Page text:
It is possible to write a completely metadata driven application in EclipseLink using our Dynamic JPA feature set. A mapping xml file is sufficient to define the Object model. The idea here is that the application provider would define the metadata for the core of the application in XML and provide a mechanism where the tenant could define additional/changed metadata through an additional XML file.

The level of flexibility here is completely dependant on the level of functionality of the database schema.

  1. For a schema like the one listed in our "Static Application" section, the extensibility would be limited to naming the extended part of the object model correctly (e.g. attribute1 in the Customer object could be called "EmployeeID instead)
  2. For a scenario where each tenant had their own database or schema, DDL could be generated to add to the default database based on the user's metadata changes
  3. "Flex Tables" could be provided in a similar way to the flexible columns listed in the "Static Application" scenario. (i.e. Tables with generic names and a predefined set of columns) These tables could be used to house dynamically generated entities, or as secondary tables to hold additional attributes of existing entities.

Some features of interest that exist in EclipseLink:

  • Dynamic JPA - Allows full object model to be defined in xml or in code based on metadata
  • Secondary tables support - Descriptors can use secondary tables to house additional data. Base table could hold application-developer-defined information. Secondary table could hold tenant defined information.
  • DDL Generation - Could be used to define tables for tenant applications

Some features that could be implemented to help:

  • Schema Alteration - allow alter table statements to be issued based on metadata changes by tenant
  • Selective DDL generation - allow DDL generation of certain tables to be switched off

Partially Metadata Driven

With some small changes to EclispeLink, a hybrid of a Static Application and a Metadata driven application could be developed. In this case, the application developer would define static classes, but allow them to be extended by our dynamic JPA feature set.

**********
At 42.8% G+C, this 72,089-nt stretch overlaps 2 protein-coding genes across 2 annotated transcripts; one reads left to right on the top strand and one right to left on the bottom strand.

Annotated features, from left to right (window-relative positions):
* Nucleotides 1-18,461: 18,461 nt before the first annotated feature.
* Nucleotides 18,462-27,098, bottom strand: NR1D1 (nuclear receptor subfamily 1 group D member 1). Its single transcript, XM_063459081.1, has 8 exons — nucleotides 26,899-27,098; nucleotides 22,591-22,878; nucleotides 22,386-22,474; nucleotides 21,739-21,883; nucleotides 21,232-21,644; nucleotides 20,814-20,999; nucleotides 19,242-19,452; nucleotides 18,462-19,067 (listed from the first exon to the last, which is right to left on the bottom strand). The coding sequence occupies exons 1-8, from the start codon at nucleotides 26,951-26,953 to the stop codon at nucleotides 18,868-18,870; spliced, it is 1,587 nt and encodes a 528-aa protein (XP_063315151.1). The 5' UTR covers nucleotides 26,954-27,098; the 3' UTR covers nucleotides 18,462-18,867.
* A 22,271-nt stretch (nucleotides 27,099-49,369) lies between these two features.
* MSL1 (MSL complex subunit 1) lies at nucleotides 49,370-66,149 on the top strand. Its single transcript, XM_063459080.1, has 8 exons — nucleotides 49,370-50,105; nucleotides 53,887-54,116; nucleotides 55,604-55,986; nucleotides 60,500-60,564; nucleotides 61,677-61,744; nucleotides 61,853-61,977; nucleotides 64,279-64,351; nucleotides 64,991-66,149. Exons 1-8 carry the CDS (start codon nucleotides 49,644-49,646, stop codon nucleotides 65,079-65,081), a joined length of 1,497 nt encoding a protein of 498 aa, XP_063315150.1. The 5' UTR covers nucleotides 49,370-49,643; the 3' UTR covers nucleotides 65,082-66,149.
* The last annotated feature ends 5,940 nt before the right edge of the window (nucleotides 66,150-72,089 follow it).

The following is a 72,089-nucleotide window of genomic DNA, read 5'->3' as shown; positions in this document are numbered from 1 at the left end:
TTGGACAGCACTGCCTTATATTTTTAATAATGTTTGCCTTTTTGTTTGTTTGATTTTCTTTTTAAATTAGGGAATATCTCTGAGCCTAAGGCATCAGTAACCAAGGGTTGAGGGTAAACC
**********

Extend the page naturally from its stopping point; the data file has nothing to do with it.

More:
For example, the application developer would develop an application that contained a Customer class that contains an id and name field but also allow it to be extended by the tenant by allowing an xml file defining extended mappings to be developed.

This kind of application would depend on the same database schema restrictions as the metadata driven application, and allow tenants running on the basic functionality to use only the static classes.

Some features that could be implemented to help:

Application configuration

There are many different options for configuration of the persitence units for use in multi-tenant applications.

Single Persistence Unit

A single persistence unit could be provided that maps all the attributes. This strategy is useful in the cases where both the schema and the object model remain the same.

Deployment per tenant

A full persistence unit could be configured per tenant. That persistence unit could contain different persistence.xml, mapping files, classes and resources. This could be used with any of the above strategies. This is on the opposite extreme from a Single Persistence unit deployment. It allows complete configuration for each tenant, of both the data and object model and could be used with any of the application designs listed above.

Persistence xml per tenant

In this case, each tenant has a persistence.xml file which creates them a separate persistence unit. The classes used by each tenant remain the same. EclipseLink supports dynamic selection of persistence.xml so as long as the persistence xml for each tenant could be provided, this could all be configured in one deployment. This option allows different session-level configuration options for each tenant and could be used as a mechanism for replacing mapping information as well. This type of a configuration is a candidate for any of the application designs indicated above.

eclipselink-orm.xml per tenant

This requires EclipseLink to be enhanced to allow dynamic specification of orm xml

It is possible to add a persistence unit property that allows orm.xml files to be provided by on a per-tenant basis. In this case, everything about the persistence unit would be the same except a single eclipselink-orm.xml file which defines the mappings that are particular to a single tenant. This type of a configuration is a candidate for any of the application designs indicated above.

Metadata in the db

This requires a feature that allows metadata to be stored in the database. This feature would likely have to be implemented both within EclipseLink and within the application server it runs on.

An easy way to store multiple configurations is in some kind of a database. (either a relational db, or a SCM system) Ideally, configuration information could be stored in that way and EclipseLink could be configured to find that information.